Nonverbal Mechanisms Predict Zoom Fatigue and Explain Why Women Experience Higher Levels than Men

18 Pages Posted: 14 Apr 2021

See all articles by Geraldine Fauville

Geraldine Fauville

University of Gothenburg

Mufan Luo

Stanford University

Anna Carolina Muller Queiroz

Stanford University - Department of Communication; Lemann Center at Stanford University

Jeremy N. Bailenson

Stanford University - Department of Communication

Jeff Hancock

Stanford University

Date Written: April 5, 2021

Abstract

There is little data on Zoom Fatigue, the exhaustion that follows video conference meetings. This paper administers the Zoom Exhaustion & Fatigue scale to 10,591 participants from a convenience sample and tests the associations between five theoretical nonverbal mechanisms and Zoom Fatigue – mirror anxiety, being physically trapped, hyper gaze from a grid of staring faces, and the cognitive load from producing and interpreting nonverbal cues. First, we show that daily usage predicts the amount of fatigue, and that women have longer meetings and shorter breaks between meetings than men. Second, we show that women have greater Zoom fatigue than men. Third, we show that the five nonverbal mechanisms for fatigue predict Zoom fatigue. Fourth, we confirm that mirror anxiety mediates the difference in fatigue across gender. Exploratory research shows that race, age, and personality relate to fatigue. We discuss avenues for future research and strategies to decrease Zoom fatigue.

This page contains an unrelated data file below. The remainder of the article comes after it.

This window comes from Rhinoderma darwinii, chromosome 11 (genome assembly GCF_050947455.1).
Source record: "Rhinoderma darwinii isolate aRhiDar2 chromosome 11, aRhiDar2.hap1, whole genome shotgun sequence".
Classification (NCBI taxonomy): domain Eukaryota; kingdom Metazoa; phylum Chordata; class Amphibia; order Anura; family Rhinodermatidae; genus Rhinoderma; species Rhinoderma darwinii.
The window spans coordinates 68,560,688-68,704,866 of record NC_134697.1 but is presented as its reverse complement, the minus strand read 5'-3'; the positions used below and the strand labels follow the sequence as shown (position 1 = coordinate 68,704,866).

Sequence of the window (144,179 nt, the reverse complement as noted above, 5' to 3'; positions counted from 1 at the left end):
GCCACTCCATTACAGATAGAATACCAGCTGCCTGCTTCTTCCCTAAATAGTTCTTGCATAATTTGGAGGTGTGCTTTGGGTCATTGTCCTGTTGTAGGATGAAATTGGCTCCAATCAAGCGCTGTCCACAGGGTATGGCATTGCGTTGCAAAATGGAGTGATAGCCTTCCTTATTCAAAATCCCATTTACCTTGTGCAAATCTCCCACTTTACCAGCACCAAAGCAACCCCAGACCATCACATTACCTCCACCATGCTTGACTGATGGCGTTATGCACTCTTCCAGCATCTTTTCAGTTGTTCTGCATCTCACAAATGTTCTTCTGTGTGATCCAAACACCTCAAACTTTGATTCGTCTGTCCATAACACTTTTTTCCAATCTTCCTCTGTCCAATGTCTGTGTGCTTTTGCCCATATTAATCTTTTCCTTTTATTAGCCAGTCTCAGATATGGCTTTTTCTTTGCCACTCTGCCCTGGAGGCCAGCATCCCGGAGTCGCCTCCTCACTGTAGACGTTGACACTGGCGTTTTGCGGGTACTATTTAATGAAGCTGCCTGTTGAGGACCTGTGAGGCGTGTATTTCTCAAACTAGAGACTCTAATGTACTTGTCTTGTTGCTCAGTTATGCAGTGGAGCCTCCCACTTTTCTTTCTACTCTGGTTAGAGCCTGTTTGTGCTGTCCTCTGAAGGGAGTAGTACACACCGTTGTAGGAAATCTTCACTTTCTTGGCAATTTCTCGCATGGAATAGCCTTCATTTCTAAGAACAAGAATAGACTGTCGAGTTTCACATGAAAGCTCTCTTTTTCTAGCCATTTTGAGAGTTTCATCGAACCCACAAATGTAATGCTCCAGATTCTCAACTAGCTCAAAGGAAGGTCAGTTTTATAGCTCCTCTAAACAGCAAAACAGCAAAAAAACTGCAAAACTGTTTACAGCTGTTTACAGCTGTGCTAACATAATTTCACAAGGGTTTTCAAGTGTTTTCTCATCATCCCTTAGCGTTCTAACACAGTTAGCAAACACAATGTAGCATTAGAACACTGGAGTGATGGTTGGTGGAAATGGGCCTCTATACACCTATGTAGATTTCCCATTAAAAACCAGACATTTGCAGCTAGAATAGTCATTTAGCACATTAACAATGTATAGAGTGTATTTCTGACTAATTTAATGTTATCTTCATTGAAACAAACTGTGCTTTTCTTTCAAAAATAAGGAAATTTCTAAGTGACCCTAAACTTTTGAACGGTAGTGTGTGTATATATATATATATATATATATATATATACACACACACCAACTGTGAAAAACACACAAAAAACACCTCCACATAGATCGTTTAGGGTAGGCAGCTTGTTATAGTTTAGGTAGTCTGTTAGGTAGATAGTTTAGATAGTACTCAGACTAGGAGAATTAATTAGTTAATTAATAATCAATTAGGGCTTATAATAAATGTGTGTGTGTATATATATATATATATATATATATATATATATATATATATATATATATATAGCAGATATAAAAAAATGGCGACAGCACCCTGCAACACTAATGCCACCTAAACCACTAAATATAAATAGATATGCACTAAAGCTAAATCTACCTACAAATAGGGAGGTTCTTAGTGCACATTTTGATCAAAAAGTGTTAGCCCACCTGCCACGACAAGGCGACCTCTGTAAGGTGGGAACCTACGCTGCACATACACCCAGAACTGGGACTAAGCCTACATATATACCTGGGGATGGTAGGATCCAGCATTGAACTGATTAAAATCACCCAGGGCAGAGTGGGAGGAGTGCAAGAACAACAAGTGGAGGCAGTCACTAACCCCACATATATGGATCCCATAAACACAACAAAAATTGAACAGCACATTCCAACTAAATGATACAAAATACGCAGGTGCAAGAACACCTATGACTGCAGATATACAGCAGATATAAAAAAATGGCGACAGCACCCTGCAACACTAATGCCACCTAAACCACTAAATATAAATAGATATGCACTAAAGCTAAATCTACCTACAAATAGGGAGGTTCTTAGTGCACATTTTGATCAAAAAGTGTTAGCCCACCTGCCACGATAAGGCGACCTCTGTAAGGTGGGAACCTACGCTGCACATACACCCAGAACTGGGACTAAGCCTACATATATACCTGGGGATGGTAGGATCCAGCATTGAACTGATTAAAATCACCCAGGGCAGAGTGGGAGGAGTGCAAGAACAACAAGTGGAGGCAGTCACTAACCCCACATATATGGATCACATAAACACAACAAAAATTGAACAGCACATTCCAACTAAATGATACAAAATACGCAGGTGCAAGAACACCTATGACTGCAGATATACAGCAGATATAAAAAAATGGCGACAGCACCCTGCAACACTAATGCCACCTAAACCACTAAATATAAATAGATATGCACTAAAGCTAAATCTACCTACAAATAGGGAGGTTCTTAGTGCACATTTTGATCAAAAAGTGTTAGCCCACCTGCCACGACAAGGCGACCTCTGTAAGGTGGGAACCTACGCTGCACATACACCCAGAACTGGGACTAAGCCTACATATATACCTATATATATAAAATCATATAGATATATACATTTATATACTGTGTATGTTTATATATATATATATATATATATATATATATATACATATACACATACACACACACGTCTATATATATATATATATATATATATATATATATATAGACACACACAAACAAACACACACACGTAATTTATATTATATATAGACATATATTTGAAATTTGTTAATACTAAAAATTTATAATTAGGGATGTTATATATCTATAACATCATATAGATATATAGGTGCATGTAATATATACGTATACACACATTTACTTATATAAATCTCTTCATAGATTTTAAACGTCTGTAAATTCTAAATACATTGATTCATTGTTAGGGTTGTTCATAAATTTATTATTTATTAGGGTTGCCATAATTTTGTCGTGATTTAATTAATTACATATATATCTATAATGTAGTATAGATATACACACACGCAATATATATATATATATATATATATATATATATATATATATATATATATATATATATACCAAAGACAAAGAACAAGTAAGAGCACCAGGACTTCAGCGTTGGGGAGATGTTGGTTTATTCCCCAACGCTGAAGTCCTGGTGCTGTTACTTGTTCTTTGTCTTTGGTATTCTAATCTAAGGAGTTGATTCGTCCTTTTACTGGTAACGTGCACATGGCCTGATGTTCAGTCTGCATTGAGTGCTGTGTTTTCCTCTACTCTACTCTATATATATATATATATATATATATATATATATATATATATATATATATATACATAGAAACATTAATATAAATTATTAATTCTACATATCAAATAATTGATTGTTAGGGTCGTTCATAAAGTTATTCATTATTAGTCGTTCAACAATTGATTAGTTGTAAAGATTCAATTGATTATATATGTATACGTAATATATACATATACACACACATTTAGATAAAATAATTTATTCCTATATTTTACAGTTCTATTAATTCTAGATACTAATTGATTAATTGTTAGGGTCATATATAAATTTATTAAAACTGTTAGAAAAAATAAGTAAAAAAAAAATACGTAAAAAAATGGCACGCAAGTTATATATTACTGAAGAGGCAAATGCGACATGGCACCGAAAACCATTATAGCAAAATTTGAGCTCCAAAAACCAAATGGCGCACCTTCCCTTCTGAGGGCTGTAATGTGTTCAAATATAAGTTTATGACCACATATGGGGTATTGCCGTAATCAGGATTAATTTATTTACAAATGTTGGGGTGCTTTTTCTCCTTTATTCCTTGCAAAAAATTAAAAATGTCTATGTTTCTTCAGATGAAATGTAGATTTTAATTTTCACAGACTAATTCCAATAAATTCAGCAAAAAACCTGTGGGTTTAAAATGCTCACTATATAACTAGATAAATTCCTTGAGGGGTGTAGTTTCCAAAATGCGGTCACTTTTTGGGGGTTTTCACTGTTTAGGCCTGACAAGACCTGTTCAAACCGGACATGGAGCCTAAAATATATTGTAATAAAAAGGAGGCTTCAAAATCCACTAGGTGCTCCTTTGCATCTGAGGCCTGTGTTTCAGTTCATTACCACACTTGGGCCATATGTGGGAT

Keywords: Zoom Fatigue, Video Conference, Gender, Nonverbal Communication

JEL Classification: communication

Suggested Citation

Fauville, Geraldine and Luo, Mufan and Queiroz, Anna C. M. and Bailenson, Jeremy N. and Hancock, Jeff, Nonverbal Mechanisms Predict Zoom Fatigue and Explain Why Women Experience Higher Levels than Men (April 5, 2021). Available at SSRN: https://ssrn.com/abstract=3820035 or http://dx.doi.org/10.2139/ssrn.3820035

Geraldine Fauville (Contact Author)

University of Gothenburg ( email )

Viktoriagatan 30
Göteborg, 405 30
Sweden

Mufan Luo

Stanford University ( email )

Stanford, CA 94305
United States

Anna C. M. Queiroz

Stanford University - Department of Communication ( email )

450 Jane Stanford Way
McClatchy Hall, room 411
Stanford, CA 94305
United States

Lemann Center at Stanford University ( email )

520 Galvez Mall
CERAS Building, Room 107
Stanford, CA 94305
United States

Jeremy N. Bailenson

Stanford University - Department of Communication ( email )

Stanford, CA 94305-2050
United States

Jeff Hancock

Stanford University ( email )

Stanford, CA 94305
United States

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